Indeed, scheduling and content are getting her attention at present and she has very strong views around RTE's output.
"I'm really getting under the skin of the shows, the broadcasts, how we're doing things, what's good and not so good.
"There are many facets to the organisation and it is important that, as editor-in-chief, I am as close as possible particularly to the news and current affairs side. I think it is my role to question, to interrogate, to make sure we are asking the right questions and make sure we are delivering that impartial coverage."
She says that RTE's current output is already yielding good results, with RTE One and RTE Two delivering 5pc increases in audiences this year.
The 1916 programming and a strong, albeit expensive, summer of sport helped. "Likewise, radio is in a great place."
But she would like to see a greater emphasis on cultural output. "We're so strong and there is a very strong connection through news and current affairs, that I would like the connection to be as strong in the cultural aspects."
She says she is looking at those areas to see if they could be addressed through more drama, the arts and music.
Drama is expensive, however, and while many in the organisation would love to produce more indigenous programming, the funding has always been a barrier.
Forbes believes that co-funding programming is key to the future. She points to The Fall, which is co-produced with the BBC, as an example.
"Attitudes have changed. There may have been a time where RTE would go it alone for everything. The reality means that that doesn't happen any more. It can't happen."
She says that new funding models have to be considered. "That is something we are exploring and is reaping some great rewards already."
"Yes there are financial challenges at the moment and yes we do have to look at things a little bit differently but, ultimately, we have a remit to serve the nation."
She believes technology will have an important role in doing things more efficiently.
Forbes predecessor Noel Curran had indicated that if further financial difficulties faced RTE, the organisation would have little choice but to consider cutting back on services.
Outsiders would see loss-making 2fm as a candidate for disposal, given that its targets a well-served audience. Others would question RTE's need for two orchestras.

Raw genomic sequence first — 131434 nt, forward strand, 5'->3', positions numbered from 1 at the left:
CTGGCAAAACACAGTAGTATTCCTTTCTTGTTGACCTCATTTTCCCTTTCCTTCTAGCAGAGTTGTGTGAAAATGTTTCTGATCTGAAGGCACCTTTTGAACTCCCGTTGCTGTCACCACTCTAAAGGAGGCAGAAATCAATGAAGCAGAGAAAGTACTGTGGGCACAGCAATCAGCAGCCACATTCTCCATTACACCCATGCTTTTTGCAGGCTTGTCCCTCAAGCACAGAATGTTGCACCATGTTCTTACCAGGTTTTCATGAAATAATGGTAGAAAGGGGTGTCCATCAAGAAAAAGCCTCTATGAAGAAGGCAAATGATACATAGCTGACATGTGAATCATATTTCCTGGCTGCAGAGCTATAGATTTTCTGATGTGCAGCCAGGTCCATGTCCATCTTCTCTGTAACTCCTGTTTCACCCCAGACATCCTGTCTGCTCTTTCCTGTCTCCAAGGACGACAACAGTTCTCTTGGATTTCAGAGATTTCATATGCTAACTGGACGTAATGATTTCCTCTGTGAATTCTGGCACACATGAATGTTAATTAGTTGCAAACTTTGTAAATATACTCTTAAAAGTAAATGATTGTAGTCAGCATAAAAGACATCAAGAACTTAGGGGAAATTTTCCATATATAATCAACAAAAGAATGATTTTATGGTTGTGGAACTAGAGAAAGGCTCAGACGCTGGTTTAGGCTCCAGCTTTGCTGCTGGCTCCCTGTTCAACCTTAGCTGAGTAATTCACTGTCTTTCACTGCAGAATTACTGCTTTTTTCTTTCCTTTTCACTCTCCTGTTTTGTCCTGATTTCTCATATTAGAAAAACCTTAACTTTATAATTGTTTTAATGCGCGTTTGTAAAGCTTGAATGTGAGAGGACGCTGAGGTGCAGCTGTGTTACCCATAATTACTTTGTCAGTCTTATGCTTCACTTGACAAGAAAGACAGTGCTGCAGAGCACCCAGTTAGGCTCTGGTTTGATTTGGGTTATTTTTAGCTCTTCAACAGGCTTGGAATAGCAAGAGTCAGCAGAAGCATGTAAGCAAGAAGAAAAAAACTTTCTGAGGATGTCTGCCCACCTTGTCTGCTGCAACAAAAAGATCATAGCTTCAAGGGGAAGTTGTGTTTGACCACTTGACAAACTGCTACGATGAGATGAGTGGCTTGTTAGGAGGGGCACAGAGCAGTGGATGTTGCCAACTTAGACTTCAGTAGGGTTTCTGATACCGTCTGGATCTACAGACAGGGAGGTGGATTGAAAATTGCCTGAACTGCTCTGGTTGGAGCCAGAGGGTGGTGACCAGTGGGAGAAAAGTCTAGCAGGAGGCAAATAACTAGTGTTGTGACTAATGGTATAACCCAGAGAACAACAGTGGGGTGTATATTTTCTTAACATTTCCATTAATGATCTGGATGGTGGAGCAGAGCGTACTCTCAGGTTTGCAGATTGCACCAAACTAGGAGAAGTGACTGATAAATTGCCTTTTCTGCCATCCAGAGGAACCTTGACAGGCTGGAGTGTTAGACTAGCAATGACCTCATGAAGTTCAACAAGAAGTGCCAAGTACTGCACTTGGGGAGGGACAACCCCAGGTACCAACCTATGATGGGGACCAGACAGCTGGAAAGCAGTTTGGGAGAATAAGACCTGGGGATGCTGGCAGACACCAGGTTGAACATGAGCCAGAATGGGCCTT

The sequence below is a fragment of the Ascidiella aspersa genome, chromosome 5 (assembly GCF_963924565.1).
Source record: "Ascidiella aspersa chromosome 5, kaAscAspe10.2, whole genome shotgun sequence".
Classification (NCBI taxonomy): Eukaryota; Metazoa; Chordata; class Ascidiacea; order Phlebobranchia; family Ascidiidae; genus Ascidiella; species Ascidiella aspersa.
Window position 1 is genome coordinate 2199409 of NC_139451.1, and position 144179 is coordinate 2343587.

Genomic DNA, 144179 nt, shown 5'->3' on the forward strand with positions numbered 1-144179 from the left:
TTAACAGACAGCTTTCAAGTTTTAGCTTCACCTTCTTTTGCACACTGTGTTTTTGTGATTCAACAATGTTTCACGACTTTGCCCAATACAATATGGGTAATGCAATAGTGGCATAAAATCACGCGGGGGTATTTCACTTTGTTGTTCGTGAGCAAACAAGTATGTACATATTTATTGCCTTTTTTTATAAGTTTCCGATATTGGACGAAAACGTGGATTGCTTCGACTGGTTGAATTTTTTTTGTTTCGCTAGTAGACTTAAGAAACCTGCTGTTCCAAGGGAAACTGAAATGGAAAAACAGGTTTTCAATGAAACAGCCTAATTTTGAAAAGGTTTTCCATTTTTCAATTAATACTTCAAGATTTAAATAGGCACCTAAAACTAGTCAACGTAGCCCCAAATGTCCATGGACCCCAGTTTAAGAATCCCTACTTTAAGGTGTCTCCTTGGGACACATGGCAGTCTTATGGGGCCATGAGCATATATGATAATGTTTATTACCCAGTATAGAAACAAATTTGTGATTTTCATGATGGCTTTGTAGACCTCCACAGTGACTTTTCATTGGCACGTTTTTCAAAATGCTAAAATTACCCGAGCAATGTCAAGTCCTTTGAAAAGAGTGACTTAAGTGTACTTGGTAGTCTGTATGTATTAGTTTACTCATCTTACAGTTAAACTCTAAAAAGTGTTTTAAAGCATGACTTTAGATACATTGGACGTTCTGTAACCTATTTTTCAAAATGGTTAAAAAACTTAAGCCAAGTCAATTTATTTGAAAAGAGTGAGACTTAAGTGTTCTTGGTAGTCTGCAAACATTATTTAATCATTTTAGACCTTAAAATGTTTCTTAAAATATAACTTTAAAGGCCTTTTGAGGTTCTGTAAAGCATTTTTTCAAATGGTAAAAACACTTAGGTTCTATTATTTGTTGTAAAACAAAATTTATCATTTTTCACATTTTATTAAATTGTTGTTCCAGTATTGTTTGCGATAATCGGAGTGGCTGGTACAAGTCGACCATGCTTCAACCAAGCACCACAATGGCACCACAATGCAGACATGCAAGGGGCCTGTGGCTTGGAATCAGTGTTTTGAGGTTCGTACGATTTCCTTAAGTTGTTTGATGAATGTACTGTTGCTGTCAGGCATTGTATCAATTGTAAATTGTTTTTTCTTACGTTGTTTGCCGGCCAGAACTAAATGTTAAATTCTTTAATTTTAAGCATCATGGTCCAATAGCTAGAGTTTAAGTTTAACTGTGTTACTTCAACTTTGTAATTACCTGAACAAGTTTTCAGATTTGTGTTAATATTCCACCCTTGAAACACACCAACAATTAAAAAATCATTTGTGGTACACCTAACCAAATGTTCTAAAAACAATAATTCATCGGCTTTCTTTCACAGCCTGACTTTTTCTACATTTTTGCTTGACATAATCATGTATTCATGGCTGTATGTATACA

Forbes says it is too early to make any calls on services. "I think our services are strong and for me its about the piece around how we are delivering them at this point and then more to come.
"It's too soon to say we're going to cut services, we're not going there because it is very much exploratory for now."
Staff have already been warned that cost-cutting may be coming down the tracks.
"We are managing cost incredibly tightly," she says. "We are being responsible because the world is changing around us. Every manager here is being very prudent. We are doing everything we can to make sure the money we are spending is being spent in the right ways. Everyone is aware it is a challenging time," she says.
"The fact that we are looking at how we can do things differently and if they can be done more efficiently is the right thing to do."
It may be early days for Forbes but she is clearly mulling over some significant changes for RTE. Does this mean RTE may be a smaller organisation in the future, in line with smaller revenues? "It's fair to say RTE will be a different organisation but in what respects?," she says. "Still to be determined."
'I love spending time in West Cork...'
The last book I read...
Churchill and Ireland by Paul Bew
The best career advice I ever got...
When in a room meeting new people, make sure you walk away with at least two dates in the diary for coffee that could enhance your business
My favourite TV show is....
The Fall with Gillian Anderson and Jamie Dornan
On my time off I like to...
Spend time with family and friends in beautiful West Cork